Total Naphthenes27.0
Total Aromatics12.7

Most of the materials tested with naphtha were Pt supported on USY, although some representatives from each material class were included to ensure the primary screening did not create false negatives. Prior to being placed on oil, the following procedure was used to calcine, reduce, and sulfide discovery samples:

1. Place sample in a sealed tube furnace and flow clean dry air;

2. Ramp temperature from ambient to ˜120° C. at 1° C./min then hold for 2 hrs;

3. Ramp temperature from ˜120° C. to 450° C. at 2° C./min (no hold);

4. Ramp temperature from 450° C. to 500° C. at 5° C./min then hold for 3 hrs;

5. Switch gas to Nitrogen and purge out air for 30 min;

6. Switch gas to Hydrogen and flow for 6 hrs;

7. Switch gas to 0.2% H2S in Hydrogen and flow for 6 hrs;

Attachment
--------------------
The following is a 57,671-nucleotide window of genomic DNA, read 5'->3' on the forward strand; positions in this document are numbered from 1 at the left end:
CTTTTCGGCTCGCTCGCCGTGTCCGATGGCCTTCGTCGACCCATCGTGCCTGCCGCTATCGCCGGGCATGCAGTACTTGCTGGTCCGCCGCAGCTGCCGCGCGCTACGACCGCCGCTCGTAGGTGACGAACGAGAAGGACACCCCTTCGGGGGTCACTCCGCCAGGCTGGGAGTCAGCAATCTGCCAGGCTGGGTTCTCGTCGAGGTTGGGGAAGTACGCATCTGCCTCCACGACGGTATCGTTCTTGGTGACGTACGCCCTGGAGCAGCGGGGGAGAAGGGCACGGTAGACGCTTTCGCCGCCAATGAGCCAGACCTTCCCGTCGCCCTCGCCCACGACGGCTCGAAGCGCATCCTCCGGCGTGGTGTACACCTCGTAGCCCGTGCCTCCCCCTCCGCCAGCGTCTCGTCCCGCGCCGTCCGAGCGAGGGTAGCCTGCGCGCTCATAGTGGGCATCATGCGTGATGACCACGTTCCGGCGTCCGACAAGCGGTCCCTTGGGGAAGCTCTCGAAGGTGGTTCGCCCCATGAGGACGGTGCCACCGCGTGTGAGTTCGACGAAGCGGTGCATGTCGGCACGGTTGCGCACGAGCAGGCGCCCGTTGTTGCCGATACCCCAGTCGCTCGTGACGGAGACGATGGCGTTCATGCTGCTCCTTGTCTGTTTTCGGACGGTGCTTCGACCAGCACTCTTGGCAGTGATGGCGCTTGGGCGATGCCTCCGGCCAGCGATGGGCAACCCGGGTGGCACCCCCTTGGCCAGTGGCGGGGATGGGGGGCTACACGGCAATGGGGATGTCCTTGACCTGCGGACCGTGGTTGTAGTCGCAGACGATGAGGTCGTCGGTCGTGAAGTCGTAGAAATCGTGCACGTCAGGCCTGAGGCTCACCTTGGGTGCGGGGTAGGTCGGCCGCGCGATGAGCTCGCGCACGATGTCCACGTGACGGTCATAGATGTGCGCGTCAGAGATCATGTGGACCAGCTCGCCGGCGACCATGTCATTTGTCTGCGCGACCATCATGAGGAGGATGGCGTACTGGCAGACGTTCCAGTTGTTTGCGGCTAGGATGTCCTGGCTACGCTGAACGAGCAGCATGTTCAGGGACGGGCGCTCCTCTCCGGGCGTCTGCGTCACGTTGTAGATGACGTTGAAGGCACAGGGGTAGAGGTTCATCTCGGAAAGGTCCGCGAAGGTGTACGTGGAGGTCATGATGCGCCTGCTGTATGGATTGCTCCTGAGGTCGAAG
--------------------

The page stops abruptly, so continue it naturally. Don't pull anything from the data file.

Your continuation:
8. Switch gas to Hydrogen and flow for 2 hrs;

9. Cool as fast as possible to ≧25° C. wall temperature;

10. Switch gas to Nitrogen and flow for 2 hrs before removing;

11. Store in Nitrogen purged low humidity box until loading into tubes for testing.

Samples were then loaded into quartz tubes for testing and transferred into the reactor. The catalysts were brought up to 500° C. in a hydrogen environment for 140 minutes prior to the introduction of hydrocarbon.

Yield-octane curves for several Pt/USY samples are shown in FIG. 3 along with the performance of the reference catalysts. The reference catalyst was Catalyst C. One trend observed during primary screening also holds when naphtha is used as a feed: lower aluminum content, and therefore lower acidity of the USY zeolite, prior to further dealumination improves selectivity. However, in contrast to n-heptane performance, the Pt/USY catalyst's performance approaches that of the PtRe reference (it exceeded the more selective Pt-only performance on heptane feed). This indicates that at least part of the selectivity benefit is reduced when the other major reforming reactions (mostly the facile naphthene dehydrogenation) are included.